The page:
Mechanical force used to trigger isomerisation in 3D molecule | Research


The tip of a scanning tunnelling microscope (STM) has been used to precisely switch between three possible isomers of a single molecule. The approach offers a new way to manipulate the configuration of 3D molecules using mechanical force and could find applications in the field of molecular machines.

An image showing isomers of DMADAB on the Ag(100) substrate

Small structural variations often lead to significant differences in the chemical and physical properties of molecules, so controlling isomerisation at the single-molecule level is crucial in areas such as catalysis or drug synthesis. Scanning probe microscopy is a powerful technique for studying on-surface isomerisation and several strategies involving light and electrical activation have been proposed. Although using mechanical force to trigger the process offers additional benefits, advances in this area are still limited.

Researchers in China and Germany have now discovered a new way to induce reversible isomerisation of a single molecule on a silver substrate using an STM tip. ‘Mechanical force can be applied to specific atomic sites of the molecule, offering unprecedented control over the chemical process and products,’ points out Hong-Jun Gao of the Chinese Academy of Sciences. ‘In our study, we designed and synthesised a 3D, butterfly-shaped molecule called N,N-dimethylamino-dianthryl-benzene.’ Gao explains that when this molecule is placed on a substrate, the two anthryl groups are in-plane, forming the butterfly’s ‘wings’, whereas the dimethylamino group is located out-of-plane, acting as the ‘head’. This structure is important to ensure asymmetric interactions between the molecule and the tip, he says.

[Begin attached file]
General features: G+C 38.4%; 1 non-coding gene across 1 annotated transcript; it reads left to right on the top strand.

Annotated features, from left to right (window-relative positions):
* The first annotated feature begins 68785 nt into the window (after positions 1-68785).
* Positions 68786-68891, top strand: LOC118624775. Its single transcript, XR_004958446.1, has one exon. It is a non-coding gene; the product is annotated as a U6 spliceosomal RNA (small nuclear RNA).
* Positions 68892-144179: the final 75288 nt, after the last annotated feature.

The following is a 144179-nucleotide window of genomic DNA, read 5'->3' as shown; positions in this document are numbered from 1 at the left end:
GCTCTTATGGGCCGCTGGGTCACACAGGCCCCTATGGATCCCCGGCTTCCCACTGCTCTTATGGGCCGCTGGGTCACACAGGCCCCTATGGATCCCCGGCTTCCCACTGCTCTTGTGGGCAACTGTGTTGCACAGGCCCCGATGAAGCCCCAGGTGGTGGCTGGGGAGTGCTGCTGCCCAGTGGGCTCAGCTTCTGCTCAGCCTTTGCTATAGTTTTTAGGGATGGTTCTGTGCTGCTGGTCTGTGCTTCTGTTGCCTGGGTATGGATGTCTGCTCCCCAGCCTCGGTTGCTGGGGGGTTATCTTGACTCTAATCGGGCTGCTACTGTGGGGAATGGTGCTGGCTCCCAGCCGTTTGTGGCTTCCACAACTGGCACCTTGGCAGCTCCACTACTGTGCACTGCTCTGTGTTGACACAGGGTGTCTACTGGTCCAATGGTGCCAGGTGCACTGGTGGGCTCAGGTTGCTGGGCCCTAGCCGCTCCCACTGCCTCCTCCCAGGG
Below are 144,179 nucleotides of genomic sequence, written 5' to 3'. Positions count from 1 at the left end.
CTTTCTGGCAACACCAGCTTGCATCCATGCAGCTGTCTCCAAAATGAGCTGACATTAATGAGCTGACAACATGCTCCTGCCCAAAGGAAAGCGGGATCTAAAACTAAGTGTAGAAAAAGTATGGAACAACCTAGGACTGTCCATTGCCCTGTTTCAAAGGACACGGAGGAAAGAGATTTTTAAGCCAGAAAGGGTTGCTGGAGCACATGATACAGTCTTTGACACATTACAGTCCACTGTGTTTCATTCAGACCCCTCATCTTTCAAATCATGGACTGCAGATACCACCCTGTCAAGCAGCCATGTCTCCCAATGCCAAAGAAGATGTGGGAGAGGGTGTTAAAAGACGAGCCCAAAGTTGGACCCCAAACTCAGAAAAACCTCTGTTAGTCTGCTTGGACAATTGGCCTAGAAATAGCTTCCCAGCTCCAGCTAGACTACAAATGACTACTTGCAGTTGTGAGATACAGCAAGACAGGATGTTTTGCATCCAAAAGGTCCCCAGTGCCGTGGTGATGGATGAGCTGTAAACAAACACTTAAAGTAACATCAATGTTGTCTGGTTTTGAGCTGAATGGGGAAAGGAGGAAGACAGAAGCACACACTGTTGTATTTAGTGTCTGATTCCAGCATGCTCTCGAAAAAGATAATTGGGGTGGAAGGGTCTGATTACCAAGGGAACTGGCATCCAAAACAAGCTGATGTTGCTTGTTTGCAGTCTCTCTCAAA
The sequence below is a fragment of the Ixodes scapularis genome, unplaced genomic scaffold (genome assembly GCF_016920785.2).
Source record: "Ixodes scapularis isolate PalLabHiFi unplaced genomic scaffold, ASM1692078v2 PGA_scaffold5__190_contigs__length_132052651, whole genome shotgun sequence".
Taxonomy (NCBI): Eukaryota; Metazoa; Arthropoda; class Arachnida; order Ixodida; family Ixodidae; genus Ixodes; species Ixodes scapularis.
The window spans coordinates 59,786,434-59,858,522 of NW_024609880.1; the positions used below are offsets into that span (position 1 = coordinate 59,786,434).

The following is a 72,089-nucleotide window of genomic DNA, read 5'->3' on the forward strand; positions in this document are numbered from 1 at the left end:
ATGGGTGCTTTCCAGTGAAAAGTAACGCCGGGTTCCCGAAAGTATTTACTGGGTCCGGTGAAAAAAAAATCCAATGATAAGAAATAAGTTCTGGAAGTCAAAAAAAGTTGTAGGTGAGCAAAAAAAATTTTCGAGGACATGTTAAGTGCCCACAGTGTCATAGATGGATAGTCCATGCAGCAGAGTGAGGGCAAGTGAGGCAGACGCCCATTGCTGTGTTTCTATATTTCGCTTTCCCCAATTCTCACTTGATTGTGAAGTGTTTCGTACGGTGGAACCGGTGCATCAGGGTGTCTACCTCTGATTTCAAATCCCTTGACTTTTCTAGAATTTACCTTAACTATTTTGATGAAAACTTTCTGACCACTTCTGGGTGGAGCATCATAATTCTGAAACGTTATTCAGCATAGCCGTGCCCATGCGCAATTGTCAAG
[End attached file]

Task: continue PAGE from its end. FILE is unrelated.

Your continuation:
‘When the tip approaches the molecule, it interacts with only one of the wings due to the steric hindrance coming from the head of the butterfly. Inversely, when the tip is retracted from the molecule, the wing interacting with it is pulled away from the substrate while the other one stays attached. Upon further retraction of the tip, the molecule eventually detaches from it and falls on the surface with one of the wings completely rotated to form another isomer.’ The researchers found that without the out-of-plane group, the isomerisation process was blocked. They carried out molecular dynamics simulations and control experiments to confirm this mechanism. ‘Our method can be extended to other molecules,’ Gao says. ‘The key is to have a 3D molecular topology to allow different mechanical interactions with the tip.’

Thomas Frederiksen, who studies nanostructures and interfaces at the Donostia International Physics Center in Spain, notes that the study contributes to understanding possible strategies for manipulating single molecules on surfaces. ‘Such a level of control is of fundamental importance and can, for instance, help towards the design and operation of molecular machines,’ he says. ‘These results exemplify and enrich the active research field of atomic-scale manipulation and control, which has advanced substantially over the last decades.’

Takashi Kumagai of the Fritz Haber Institute in Germany and the Institute for Molecular Science in Japan, who demonstrated the hopping manipulation of two hydrogen atoms in a porphycene molecule,2 mentions that force-induced switching also works for other systems, although in different ways. ‘Since different molecules have different properties, the mechanism cannot be exactly the same,’ he says. ‘But it should always be associated with a modification of the potential energy surface, which determines the chemical dynamics.’ He adds that although the results are not revolutionary regarding the measurement technology, examples of force-induced single-molecule switching are very limited. ‘Therefore, this paper is an essential piece to establish single-molecule mechanochemistry, which I believe is an important emerging field.’



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